Anatomy of Question


Gone are the days in which state assessments posed questions like;

  • What is the passage mainly about?
  • What is the author’s purpose in writing this passage?
  • Which word best describes how the character feels?
  • Which event happens first?
  • Where does the story take place?

Especially in New York. One of the leading states moving quickly on the Common Core initiatives great change has come, especially to the new state wide assessments.  Such questions like those above used to be at the crux of what we as educators focused on during those precious days leading up to the state exams.  However, with the continued infusion of the Common Core and the push for more rigor, more relevance, more cognitive engagement, the bar has been raised, and raised again and then pushed a little higher to match the message that is being preached.  But what does that mean for our students?  How do we navigate through a test filled with the complex questions and even more confusions answer choices?

First and foremost, we need to compare the past to the present.

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If you look at the 2010 test question it is a DoK level 1 (lowest level) type of question.  Students are asked to basically recall from the passage.  Words like best, summaries, describe, most likely, least likely were very common.  The thought process was not so complex.  Think about it, “Which statement best summarizes why the author considers Gilbert to be “amazing”?  The answer choices were even brief.  One sentence.  Summarizes  from the text.  Basic recall.  While there may have been a bit of work by the students to draw conclusions or infer, in general a student would merely have to read and be able to recall facts from the test.

However, with the adaptations to the tests to meet the demands of the Common Core, question complexity has increased.  Students are expected to do much more than merely summarize.   Students are expected to know how to use “line numbers,”  be able to decide the authors purpose, to decide the central theme, and then decipher which complex sentence best supports it.  An expectation for complex thinking for sure.  Something that may just be too far out of reach for students who are served by an IEP or those who have only been in the country for a year or two.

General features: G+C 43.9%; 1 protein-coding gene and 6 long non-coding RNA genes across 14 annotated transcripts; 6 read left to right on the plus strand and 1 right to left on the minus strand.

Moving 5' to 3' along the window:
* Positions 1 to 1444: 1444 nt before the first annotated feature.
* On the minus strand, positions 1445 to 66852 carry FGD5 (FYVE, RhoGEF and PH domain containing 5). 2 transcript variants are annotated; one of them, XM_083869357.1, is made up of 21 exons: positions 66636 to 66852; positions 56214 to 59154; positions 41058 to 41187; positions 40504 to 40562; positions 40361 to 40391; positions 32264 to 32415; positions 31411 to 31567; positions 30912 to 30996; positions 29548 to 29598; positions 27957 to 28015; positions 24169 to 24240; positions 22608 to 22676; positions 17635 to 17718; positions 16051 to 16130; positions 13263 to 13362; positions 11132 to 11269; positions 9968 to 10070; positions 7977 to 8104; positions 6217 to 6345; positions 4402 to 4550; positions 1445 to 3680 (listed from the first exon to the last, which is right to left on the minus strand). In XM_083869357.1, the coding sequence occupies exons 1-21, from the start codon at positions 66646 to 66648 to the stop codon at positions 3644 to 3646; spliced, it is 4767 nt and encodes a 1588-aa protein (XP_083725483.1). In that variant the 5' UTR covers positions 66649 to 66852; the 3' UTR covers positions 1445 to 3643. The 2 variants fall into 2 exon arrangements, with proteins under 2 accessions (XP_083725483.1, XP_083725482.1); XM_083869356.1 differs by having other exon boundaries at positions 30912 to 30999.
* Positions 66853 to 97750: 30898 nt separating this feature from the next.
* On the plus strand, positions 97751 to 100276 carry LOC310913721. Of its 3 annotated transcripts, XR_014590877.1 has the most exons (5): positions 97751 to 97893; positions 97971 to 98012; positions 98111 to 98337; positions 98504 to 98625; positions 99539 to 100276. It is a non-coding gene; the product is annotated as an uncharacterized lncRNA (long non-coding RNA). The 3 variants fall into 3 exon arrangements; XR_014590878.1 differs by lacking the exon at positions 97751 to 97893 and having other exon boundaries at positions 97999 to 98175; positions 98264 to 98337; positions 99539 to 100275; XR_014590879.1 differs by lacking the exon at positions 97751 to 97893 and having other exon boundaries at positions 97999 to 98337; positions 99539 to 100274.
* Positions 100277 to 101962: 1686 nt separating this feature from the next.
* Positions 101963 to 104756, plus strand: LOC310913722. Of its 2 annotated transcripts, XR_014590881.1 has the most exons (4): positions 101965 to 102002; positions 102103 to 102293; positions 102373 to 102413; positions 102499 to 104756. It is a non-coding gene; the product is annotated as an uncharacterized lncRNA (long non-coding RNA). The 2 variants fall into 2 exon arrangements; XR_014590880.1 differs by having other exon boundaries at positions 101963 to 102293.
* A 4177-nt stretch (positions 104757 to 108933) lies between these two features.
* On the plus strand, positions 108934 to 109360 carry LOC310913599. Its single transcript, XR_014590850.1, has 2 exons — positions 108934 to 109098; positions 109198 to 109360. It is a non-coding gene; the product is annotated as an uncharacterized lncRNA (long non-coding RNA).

Unfortunately, I don’t imagine that the past will be back to haunt us any time soon.  Rather states like New York, North Carolina,  and Massachusetts,  seem to be leading the way in providing us with some idea as to the complexity in which we can expect on the new state tests.

As educators it is our responsibility to tap into these resources and offer our students with every possible opportunity of exposure to questions and activities that most prepare them for high stakes testing.  We must support them with the transition as much as possible and not assume that they will “figure it out.”

While the argument remains against teaching to the test, if our students can’t decipher their way through mandatory testing then it does not really matter how well we have spent the year educating them.  In their moment where they need to shine we need to make sure that we have capitalized on every possible teachable moment.  Then and only then will they be ready.

*Note: Test questions take from the 2010 ELA Test in Grade 8 from NYSED.gov and sample test question from Grade 8 on Engageny.org.

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